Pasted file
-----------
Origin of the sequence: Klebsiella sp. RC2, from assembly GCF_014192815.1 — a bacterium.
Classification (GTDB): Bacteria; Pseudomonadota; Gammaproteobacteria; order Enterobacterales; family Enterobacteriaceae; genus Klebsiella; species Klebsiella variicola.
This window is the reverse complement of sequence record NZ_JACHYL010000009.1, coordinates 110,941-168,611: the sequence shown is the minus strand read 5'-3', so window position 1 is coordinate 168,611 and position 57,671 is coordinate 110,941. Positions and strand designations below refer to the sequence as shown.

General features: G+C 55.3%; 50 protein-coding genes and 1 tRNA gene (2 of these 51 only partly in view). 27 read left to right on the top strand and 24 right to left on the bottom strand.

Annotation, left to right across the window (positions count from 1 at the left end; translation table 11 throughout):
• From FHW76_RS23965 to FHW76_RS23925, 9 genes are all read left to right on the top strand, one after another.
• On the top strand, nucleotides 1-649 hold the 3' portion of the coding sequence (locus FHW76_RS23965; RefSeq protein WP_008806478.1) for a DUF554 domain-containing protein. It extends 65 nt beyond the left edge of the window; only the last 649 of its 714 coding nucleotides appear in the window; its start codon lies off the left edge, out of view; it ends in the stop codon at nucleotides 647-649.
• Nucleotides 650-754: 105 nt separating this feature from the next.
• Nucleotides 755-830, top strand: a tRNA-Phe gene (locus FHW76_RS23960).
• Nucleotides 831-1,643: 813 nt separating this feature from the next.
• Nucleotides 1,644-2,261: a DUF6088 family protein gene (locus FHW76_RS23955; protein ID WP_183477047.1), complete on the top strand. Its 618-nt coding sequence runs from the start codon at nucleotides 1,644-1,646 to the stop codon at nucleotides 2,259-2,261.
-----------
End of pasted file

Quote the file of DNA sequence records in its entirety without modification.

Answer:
Origin of the sequence: Klebsiella sp. RC2, from assembly GCF_014192815.1 — a bacterium.
Classification (GTDB): Bacteria; Pseudomonadota; Gammaproteobacteria; order Enterobacterales; family Enterobacteriaceae; genus Klebsiella; species Klebsiella variicola.
This window is the reverse complement of sequence record NZ_JACHYL010000009.1, coordinates 110,941-168,611: the sequence shown is the minus strand read 5'-3', so window position 1 is coordinate 168,611 and position 57,671 is coordinate 110,941. Positions and strand designations below refer to the sequence as shown.

General features: G+C 55.3%; 50 protein-coding genes and 1 tRNA gene (2 of these 51 only partly in view). 27 read left to right on the top strand and 24 right to left on the bottom strand.

Annotation, left to right across the window (positions count from 1 at the left end; translation table 11 throughout):
• From FHW76_RS23965 to FHW76_RS23925, 9 genes are all read left to right on the top strand, one after another.
• On the top strand, nucleotides 1-649 hold the 3' portion of the coding sequence (locus FHW76_RS23965; RefSeq protein WP_008806478.1) for a DUF554 domain-containing protein. It extends 65 nt beyond the left edge of the window; only the last 649 of its 714 coding nucleotides appear in the window; its start codon lies off the left edge, out of view; it ends in the stop codon at nucleotides 647-649.
• Nucleotides 650-754: 105 nt separating this feature from the next.
• Nucleotides 755-830, top strand: a tRNA-Phe gene (locus FHW76_RS23960).
• Nucleotides 831-1,643: 813 nt separating this feature from the next.
• Nucleotides 1,644-2,261: a DUF6088 family protein gene (locus FHW76_RS23955; protein ID WP_183477047.1), complete on the top strand. Its 618-nt coding sequence runs from the start codon at nucleotides 1,644-1,646 to the stop codon at nucleotides 2,259-2,261.